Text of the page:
Research Assistant, eScience Institute


Mabel Raza
2009

Thesis/Dissertation Title

Last Known Position

Research Assistant, Bioinformatics, Universidad Peruana Cayetano Heredia


Michael G. Semanik
2016

Thesis/Dissertation Title

Clinical Phenotyping in the Prediction of Acute Kidney Injury

Acute kidney injury (AKI) is an increasingly prevalent problem amongst pediatric inpatients, and is associated with high morbidity and mortality. Unfortunately, current methods of diagnosing AKI rely on “late markers” of injury, making early identification and prevention of AKI difficult. This work describes the development of an “at risk for AKI” clinical phenotype from structured electronic health record data, and its ensuing application in a predictive model. The model performs reasonably well in predicting AKI, with an F1 score of 0.67 and AUC of 0.75. Unstructured data is then added to the model via the inclusion of n-grams derived from ICU clinician notes, which improves performance (the F1 score increases to 0.76 and AUC increases to 0.77). Thus, it is possible to use clinical phenotyping to predict the onset of AKI twenty-four hours before current markers are elevated. This approach may lead to better treatments and preventative strategies for pediatric AKI.

Last Known Position

Assistant Professor, School of Medicine and Public Health, University of Wisconsin


Andrew Simms
2007



Arvind Vasan
2008


Kai Wang
2003

Thesis/Dissertation Title

Last Known Position

Senior Principal Scientist and Informatics Lead for Protein Homeostasis TCoE at Celgene


Kelan Wang
2005

Thesis/Dissertation Title

Last Known Position

Senior Software Engineer



Jesse Wiley
2003

Thesis/Dissertation Title

Last Known Position

Assistant Medical Director, GE Healthcare


Shuyang Wu
2017

Thesis/Dissertation Title

A Bayesian Network Model of Head and Neck Squamous Cell Carcinoma Incorporating Gene Expression Profiles

Radiation therapy is a treatment for metastatic Head and Neck Squamous Cell Carcinoma, which allows precision targeting of certain groups of lymph nodes. A Bayesian network predictive model was developed aiming to help achieve such precision using information on the primary site and size of the tumor, representing the current decision-making process in clinical settings. The patient’s genetic profile was added to examine its predictability of metastasis through the improvement in prediction accuracies. The model was trained with publicly available data extracted from the Cancer Genome Atlas (TCGA) and validated against the TCGA dataset as well as clinical data reported to the University of Washington Tumor Board. Results show that genetic profile data improves model accuracy and such improvement may affect clinical decision making especially for patients with more advanced metastasis. A prototype for decision support application was built based on the results to demonstrate the clinical significance of the model. However, more data is needed to show significance of the proposed effects, as well as to improve the accuracy of the overall model.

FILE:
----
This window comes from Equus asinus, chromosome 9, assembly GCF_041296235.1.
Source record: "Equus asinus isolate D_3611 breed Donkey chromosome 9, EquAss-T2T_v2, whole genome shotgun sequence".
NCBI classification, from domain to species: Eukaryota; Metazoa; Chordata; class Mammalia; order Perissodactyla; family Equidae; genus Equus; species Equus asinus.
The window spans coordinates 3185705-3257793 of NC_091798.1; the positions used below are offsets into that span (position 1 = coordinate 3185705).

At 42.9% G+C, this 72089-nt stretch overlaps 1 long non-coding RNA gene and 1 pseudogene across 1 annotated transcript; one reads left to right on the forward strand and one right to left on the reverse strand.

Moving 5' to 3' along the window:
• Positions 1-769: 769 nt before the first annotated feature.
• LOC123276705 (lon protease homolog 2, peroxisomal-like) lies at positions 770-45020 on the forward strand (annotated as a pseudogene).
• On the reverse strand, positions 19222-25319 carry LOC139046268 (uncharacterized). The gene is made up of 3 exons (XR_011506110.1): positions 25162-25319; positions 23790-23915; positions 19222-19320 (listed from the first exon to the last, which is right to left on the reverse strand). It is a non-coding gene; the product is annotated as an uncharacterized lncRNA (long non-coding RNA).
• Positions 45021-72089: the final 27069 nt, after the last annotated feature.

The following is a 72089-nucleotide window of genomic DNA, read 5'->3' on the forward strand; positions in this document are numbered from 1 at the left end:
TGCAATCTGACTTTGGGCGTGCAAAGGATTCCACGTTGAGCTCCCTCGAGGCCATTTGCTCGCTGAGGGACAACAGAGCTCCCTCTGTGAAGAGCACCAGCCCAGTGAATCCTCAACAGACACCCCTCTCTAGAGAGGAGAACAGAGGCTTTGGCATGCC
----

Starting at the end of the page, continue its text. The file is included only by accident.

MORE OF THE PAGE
Last Known Position

Bioinformatics Associate at Genentech


Xiyao Yang
2017

Thesis/Dissertation Title

Leaf2Tableau: From Real-Time Clinical Data to Clinical Knowledge Discovery

Leaf-to-Tableau, a self-service and real-time clinical data visualization pipeline, is designed and developed to handle data visualization requests for queries developed in Leaf, a clinical data explorer developed by University of Washington Medicine Information Technology Services. It can extract and visualize any Leaf datasets into a portable format that researchers can easily explore without needing a highly technical or statistical background, providing a quick visual summary of the target population. This completes a CDW self-service model with a researcher constructing a query to identify a specific patient cohort in Leaf and subsequently developing custom visualizations for exploration or publication, as well as receiving in return data files for analysis.

Last Known Position

Web Developer at University of Washington Medical Center, Angular4 learner


Postdoctoral Trainees

Barry Aaronson
2009

Last Known Position

Hospitalist , Associate Medical Director for Clinical Informatics, Virginia Mason Medical Center


Peter Anderson
2009

Last Known Position

Assistant Professor, UW Bothell


Uba Backonja
2016

Last Known Position

Assistant Professor in Nursing, UW Tacoma


Aaron Chang
2004


Christine Dean
2008


Christoph Eick
1999

Last Known Position

Associate Professor, and Director UH Data Analysis and Intelligent Systems Lab (UH-DAIS) Department of Computer Science, University of Houston


Carol Farris
2011

Last Known Position

NuGEN Technologies


Mandi Hall
2015

Last Known Position

Sr User Researcher, Microsoft Health, AI and Research; Affiliate Assistant Professor, UW Department of Biomedical Informatics and Medical Education


Claire Jungyoun Han, PhD, MSN, RN, CCRN

Last Known Position

Postdoctoral Fellow, BCPT Cancer Fellowship (Biobehavioral Cancer Prevention and Control Training Program), Department of Health Services, University of Washington


Jina Huh
2013

Last Known Position